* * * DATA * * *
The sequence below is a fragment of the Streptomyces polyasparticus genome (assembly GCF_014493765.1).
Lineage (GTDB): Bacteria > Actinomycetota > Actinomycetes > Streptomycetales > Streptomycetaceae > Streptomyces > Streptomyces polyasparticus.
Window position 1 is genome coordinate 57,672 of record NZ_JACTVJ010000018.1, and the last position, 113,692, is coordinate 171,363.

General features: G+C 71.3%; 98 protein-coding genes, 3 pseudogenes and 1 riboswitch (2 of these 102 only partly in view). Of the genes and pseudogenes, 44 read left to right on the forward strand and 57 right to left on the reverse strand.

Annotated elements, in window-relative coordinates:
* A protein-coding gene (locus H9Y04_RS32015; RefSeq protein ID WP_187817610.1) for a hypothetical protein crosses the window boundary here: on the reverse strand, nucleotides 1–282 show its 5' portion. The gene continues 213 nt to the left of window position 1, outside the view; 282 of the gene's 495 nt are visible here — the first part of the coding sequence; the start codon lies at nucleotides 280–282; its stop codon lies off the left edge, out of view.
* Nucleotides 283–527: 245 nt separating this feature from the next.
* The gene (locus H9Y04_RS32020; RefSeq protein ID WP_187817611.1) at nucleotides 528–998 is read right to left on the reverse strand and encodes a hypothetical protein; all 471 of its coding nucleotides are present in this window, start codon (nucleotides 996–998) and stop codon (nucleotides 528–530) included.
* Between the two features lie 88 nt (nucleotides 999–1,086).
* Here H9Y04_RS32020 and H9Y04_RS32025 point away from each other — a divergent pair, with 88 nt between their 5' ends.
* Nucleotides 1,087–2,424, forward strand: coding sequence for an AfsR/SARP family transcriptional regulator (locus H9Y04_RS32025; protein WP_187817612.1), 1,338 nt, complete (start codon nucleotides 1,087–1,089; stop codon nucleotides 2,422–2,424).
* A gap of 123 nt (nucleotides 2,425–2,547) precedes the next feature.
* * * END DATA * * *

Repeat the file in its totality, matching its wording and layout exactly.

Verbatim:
The sequence below is a fragment of the Streptomyces polyasparticus genome (assembly GCF_014493765.1).
Lineage (GTDB): Bacteria > Actinomycetota > Actinomycetes > Streptomycetales > Streptomycetaceae > Streptomyces > Streptomyces polyasparticus.
Window position 1 is genome coordinate 57,672 of record NZ_JACTVJ010000018.1, and the last position, 113,692, is coordinate 171,363.

General features: G+C 71.3%; 98 protein-coding genes, 3 pseudogenes and 1 riboswitch (2 of these 102 only partly in view). Of the genes and pseudogenes, 44 read left to right on the forward strand and 57 right to left on the reverse strand.

Annotated elements, in window-relative coordinates:
* A protein-coding gene (locus H9Y04_RS32015; RefSeq protein ID WP_187817610.1) for a hypothetical protein crosses the window boundary here: on the reverse strand, nucleotides 1–282 show its 5' portion. The gene continues 213 nt to the left of window position 1, outside the view; 282 of the gene's 495 nt are visible here — the first part of the coding sequence; the start codon lies at nucleotides 280–282; its stop codon lies off the left edge, out of view.
* Nucleotides 283–527: 245 nt separating this feature from the next.
* The gene (locus H9Y04_RS32020; RefSeq protein ID WP_187817611.1) at nucleotides 528–998 is read right to left on the reverse strand and encodes a hypothetical protein; all 471 of its coding nucleotides are present in this window, start codon (nucleotides 996–998) and stop codon (nucleotides 528–530) included.
* Between the two features lie 88 nt (nucleotides 999–1,086).
* Here H9Y04_RS32020 and H9Y04_RS32025 point away from each other — a divergent pair, with 88 nt between their 5' ends.
* Nucleotides 1,087–2,424, forward strand: coding sequence for an AfsR/SARP family transcriptional regulator (locus H9Y04_RS32025; protein WP_187817612.1), 1,338 nt, complete (start codon nucleotides 1,087–1,089; stop codon nucleotides 2,422–2,424).
* A gap of 123 nt (nucleotides 2,425–2,547) precedes the next feature.